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Personal Leave: What you need to know

What is personal leave? "Personal leave" refers to short-term absences for reasons other than illness, such as taking a child to a physician, school appointments, time to run errands, etc. No federal law requires employers to provide paid or unpaid personal days, but many employers do provide this benefit. In several states , so-called "small necessities leave" laws require that leave be given for many of the same reasons employees use personal leave. A personal day policy should be part of an overall leave policy, which may include some of the latest trends, including flexible work time and leave donation programs.
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“Personal leave” or personal days may have different meanings in different organizations. In this section, however, personal leave refers to short-term absences for reasons other than illness, such as taking a child to a physician, school appointments, time to run errands, etc.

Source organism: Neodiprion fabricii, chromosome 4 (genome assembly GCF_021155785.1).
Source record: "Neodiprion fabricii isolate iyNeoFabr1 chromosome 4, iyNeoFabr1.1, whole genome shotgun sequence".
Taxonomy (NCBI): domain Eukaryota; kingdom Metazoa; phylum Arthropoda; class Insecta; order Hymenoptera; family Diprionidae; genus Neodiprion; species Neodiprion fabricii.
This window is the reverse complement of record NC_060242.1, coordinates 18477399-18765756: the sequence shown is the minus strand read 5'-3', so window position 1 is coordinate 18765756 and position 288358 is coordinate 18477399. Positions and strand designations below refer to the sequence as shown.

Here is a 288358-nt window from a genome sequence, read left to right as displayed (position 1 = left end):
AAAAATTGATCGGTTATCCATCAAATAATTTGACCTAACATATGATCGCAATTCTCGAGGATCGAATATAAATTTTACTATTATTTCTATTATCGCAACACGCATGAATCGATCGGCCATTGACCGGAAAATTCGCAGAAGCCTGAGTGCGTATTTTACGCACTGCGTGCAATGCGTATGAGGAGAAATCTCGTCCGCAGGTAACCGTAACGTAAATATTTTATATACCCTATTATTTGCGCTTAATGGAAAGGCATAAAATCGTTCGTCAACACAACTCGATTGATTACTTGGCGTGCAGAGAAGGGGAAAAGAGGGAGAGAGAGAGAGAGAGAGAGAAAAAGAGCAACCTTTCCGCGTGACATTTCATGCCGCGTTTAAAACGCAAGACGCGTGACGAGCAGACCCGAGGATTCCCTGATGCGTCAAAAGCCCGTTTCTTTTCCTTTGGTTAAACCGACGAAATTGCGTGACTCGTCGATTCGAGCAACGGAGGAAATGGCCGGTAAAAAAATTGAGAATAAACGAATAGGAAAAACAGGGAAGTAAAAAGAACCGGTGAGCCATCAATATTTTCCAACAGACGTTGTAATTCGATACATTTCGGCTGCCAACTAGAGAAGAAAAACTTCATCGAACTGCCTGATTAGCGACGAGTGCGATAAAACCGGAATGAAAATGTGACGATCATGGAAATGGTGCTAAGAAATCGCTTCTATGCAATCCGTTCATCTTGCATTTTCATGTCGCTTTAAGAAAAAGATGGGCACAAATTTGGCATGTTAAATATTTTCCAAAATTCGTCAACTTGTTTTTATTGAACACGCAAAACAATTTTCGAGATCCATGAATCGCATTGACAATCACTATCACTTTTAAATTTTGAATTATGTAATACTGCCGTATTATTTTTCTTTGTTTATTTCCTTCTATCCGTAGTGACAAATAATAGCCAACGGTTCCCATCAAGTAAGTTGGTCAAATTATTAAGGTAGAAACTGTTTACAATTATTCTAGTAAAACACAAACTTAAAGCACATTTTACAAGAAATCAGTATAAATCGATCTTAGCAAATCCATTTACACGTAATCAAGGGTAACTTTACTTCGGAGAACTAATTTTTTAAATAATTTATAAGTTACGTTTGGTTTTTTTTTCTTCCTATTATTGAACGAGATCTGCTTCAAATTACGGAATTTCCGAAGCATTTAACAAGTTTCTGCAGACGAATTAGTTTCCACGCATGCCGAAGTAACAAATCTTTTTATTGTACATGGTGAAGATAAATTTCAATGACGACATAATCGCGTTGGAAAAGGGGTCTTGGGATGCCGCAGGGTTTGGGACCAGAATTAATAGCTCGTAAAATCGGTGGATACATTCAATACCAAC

Federal law. No federal law requires employers to provide paid or unpaid personal days, but many employers do provide this benefit.
Practice tip: It is best to provide several personal days that employees may use for personal business without offering any further explanation to the employer. This avoids putting employees in a position in which they must call in sick to avoid giving a specific reason for needing time off. Granting no personal days merely discourages employees from giving advance notice when they do need time to conduct personal business. Some employers combine vacation and personal days, with a provision that allows supervisors to approve short-notice vacations.
Time off for exempt employees. The federal Fair Labor Standards Act (FLSA) permits an employer to deduct for full days ...

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